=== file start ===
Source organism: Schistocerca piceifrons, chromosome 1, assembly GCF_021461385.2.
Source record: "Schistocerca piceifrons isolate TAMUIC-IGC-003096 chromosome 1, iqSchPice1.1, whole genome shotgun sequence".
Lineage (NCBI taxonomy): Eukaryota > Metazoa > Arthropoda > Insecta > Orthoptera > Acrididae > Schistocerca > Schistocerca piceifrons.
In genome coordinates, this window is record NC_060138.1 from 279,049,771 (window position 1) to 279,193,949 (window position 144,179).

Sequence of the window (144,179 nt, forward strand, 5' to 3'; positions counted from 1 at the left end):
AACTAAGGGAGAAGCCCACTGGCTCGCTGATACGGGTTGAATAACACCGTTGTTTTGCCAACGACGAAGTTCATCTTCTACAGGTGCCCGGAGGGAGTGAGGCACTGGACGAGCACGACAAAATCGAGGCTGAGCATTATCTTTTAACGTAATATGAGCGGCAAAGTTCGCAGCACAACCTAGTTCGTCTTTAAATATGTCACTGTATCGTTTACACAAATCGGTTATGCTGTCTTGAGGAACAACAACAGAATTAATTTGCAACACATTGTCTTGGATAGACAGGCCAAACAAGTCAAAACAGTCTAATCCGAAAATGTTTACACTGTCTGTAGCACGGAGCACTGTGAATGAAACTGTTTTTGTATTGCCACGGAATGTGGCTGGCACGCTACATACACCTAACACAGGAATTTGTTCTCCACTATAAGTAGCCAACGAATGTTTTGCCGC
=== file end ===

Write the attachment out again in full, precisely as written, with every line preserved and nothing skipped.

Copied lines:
Source organism: Schistocerca piceifrons, chromosome 1, assembly GCF_021461385.2.
Source record: "Schistocerca piceifrons isolate TAMUIC-IGC-003096 chromosome 1, iqSchPice1.1, whole genome shotgun sequence".
Lineage (NCBI taxonomy): Eukaryota > Metazoa > Arthropoda > Insecta > Orthoptera > Acrididae > Schistocerca > Schistocerca piceifrons.
In genome coordinates, this window is record NC_060138.1 from 279,049,771 (window position 1) to 279,193,949 (window position 144,179).

Sequence of the window (144,179 nt, forward strand, 5' to 3'; positions counted from 1 at the left end):
AACTAAGGGAGAAGCCCACTGGCTCGCTGATACGGGTTGAATAACACCGTTGTTTTGCCAACGACGAAGTTCATCTTCTACAGGTGCCCGGAGGGAGTGAGGCACTGGACGAGCACGACAAAATCGAGGCTGAGCATTATCTTTTAACGTAATATGAGCGGCAAAGTTCGCAGCACAACCTAGTTCGTCTTTAAATATGTCACTGTATCGTTTACACAAATCGGTTATGCTGTCTTGAGGAACAACAACAGAATTAATTTGCAACACATTGTCTTGGATAGACAGGCCAAACAAGTCAAAACAGTCTAATCCGAAAATGTTTACACTGTCTGTAGCACGGAGCACTGTGAATGAAACTGTTTTTGTATTGCCACGGAATGTGGCTGGCACGCTACATACACCTAACACAGGAATTTGTTCTCCACTATAAGTAGCCAACGAATGTTTTGCCGC